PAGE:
image of a Ring-necked Parakeet, feeding on elm seeds in (yes, you guessed it) the Elms a couple of days ago.
A few new Reed Warblers were chuntering away in odd places this morning and 2 Hobbies were cruising about over Worth, where the Nightingale was singing fitfully, and a couple of visitors who had arrived in Sandwich by boat had seen 10 Common Sandpipers along the river.
A walk across Worth marsh in watery sunshine and a light breeze was productive in getting to grips with the local breeding population, which appears to include a Nightingale, a probable 3 pairs of Turtle Doves, a record total of 17 singing Cetti’s Warblers, 4 Lesser Whitethroat territories, 44 singing Whitethroats, a Garden Warbler and 5 singing Blackcaps, which makes a total of at least 26 territories across the whole recording area – an increase of 40% in the last two years. Otherwise, there was a family party of Gadwall on the North Stream, 3 Greenshanks on Willow Farm and 3 Spotted Flycatchers on the Estate.
The weekend was pleasant enough, but without many birds of note, though 7 Common Sandpipers appeared this morning – 5 on the beach and 2 on the scrape. A Garden Warbler was also mumbling to itself in Little Gully, but little else was new.
A beautiful, calm morning brought a trickle of Swallows over a glass-calm sea, where 4 Great Crested Grebes were displaying against a knife-sharp divide between sun to the south and cloud to the north that was perfect Turner. Several more Whitethroats were evident, the Nightingale was still singing on Worth where 4 Hobbies were taking advantage of a fresh supply of aerial food and this morning’s tally of Wheatears had increased to 12, mostly along the shore. By no means least of all, the spring first Spotted Flycatcher turned up in the Whitehouse.
By comparison with the last two days, this one was sheer bliss, with lots of sunshine and a SW breeze that was frisky at worst. The oddest thing of note was the sight of 2 Sandwich Terns heading inland from along the shore with a small group of Black-headed Gulls and the best bit was a party of 3 Black-tailed Godwits that thought about dropping on to the scrape but realised the error of their ways and continued on. Otherwise, a few migrants had taken advantage of the lull in the weather, with 6 Reed Warblers on the Estate (away from the scrape), 2 Lesser Whitethroats, 14 Whitethroats, which so far have been very slow to take up residence here, despite good numbers elsewhere and 9 Wheatears, which amounts to the largest arrival so far this spring. A singing Nightingale and 2 Turtle Doves were audible on Worth.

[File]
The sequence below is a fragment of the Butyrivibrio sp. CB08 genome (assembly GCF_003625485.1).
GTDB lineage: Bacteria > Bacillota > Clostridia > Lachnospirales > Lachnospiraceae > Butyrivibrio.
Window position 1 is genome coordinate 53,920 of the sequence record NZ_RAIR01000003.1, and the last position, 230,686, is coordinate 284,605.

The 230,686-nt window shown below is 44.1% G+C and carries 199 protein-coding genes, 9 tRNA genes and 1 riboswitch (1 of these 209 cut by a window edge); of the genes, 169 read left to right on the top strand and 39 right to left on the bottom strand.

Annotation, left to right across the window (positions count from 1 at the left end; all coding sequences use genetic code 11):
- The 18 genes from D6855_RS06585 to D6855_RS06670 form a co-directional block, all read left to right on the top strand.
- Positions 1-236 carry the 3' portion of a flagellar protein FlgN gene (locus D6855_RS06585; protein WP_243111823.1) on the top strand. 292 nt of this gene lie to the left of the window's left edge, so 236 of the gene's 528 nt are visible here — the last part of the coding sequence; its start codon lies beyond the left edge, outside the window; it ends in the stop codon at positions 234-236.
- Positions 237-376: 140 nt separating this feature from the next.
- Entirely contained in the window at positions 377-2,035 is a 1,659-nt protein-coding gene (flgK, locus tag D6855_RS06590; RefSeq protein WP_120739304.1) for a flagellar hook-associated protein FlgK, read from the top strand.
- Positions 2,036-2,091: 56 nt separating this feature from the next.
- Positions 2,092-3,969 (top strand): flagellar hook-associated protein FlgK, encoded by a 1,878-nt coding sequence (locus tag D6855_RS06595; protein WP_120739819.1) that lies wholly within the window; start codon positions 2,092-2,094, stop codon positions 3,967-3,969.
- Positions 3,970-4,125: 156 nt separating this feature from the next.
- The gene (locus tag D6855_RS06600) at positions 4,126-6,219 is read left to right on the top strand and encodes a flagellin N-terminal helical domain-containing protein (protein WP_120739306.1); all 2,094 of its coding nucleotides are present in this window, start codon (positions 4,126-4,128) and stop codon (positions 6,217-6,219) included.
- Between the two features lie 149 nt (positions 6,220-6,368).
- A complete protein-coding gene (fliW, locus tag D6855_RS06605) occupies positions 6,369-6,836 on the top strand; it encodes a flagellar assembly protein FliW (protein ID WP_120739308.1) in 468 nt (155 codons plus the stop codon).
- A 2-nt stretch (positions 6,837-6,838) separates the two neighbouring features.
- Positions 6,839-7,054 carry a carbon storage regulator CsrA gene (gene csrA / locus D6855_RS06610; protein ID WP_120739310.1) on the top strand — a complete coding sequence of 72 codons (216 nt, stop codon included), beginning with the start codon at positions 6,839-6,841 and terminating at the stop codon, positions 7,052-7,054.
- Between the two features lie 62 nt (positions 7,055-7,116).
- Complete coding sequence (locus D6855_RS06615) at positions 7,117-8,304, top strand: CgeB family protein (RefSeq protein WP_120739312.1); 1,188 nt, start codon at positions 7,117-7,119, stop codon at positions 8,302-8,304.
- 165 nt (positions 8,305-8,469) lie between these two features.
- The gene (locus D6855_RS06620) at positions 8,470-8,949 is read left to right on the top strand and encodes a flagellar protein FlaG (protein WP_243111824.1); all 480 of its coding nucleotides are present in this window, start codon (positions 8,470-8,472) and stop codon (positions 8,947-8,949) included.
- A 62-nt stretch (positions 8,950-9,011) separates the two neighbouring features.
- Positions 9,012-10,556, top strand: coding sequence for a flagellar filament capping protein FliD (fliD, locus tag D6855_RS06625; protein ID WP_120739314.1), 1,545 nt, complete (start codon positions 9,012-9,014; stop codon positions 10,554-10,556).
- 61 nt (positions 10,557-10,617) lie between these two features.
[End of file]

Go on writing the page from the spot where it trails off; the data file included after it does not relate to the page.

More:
Well, to use the word notable for 2 hours looking at the sea in a strong to gale force wind and glaring sun would be exaggerating somewhat, though the saga did result in an Arctic Tern, about 16 Fulmars, a Gannet and 2 balloons, further details of which are available on request.
Well, it couldn’t last and it didn’t. An hour’s seawatch in bright bits before the wind got up with the promise of SW gales this afternoon was more interesting for the few hirundines and swifts that were coming in off the sea, rather than the handful of seabirds that were moving. Just to lighten things a bit, here’s a photo of a female Blackcap, taken in the Elms yesterday. The ring suggests it is a returning bird from a previous year.
A sunny Bank Holiday Monday, for a change! Highlights of the morning included Ospreys at Pegwell at 0735 and over Worth and the Estate at about 0830, 19 Swifts in off the sea, a 1st summer Mediterranean Gull offshore, with large numbers in Pegwell, and slightly improved numbers of summer migrants, including a party of House Martins over the Estate for the first time this spring.
A perishing ENE wind did nothing to improve the birding or the mood, although a Spoonbill appeared on the scrape in the early afternoon.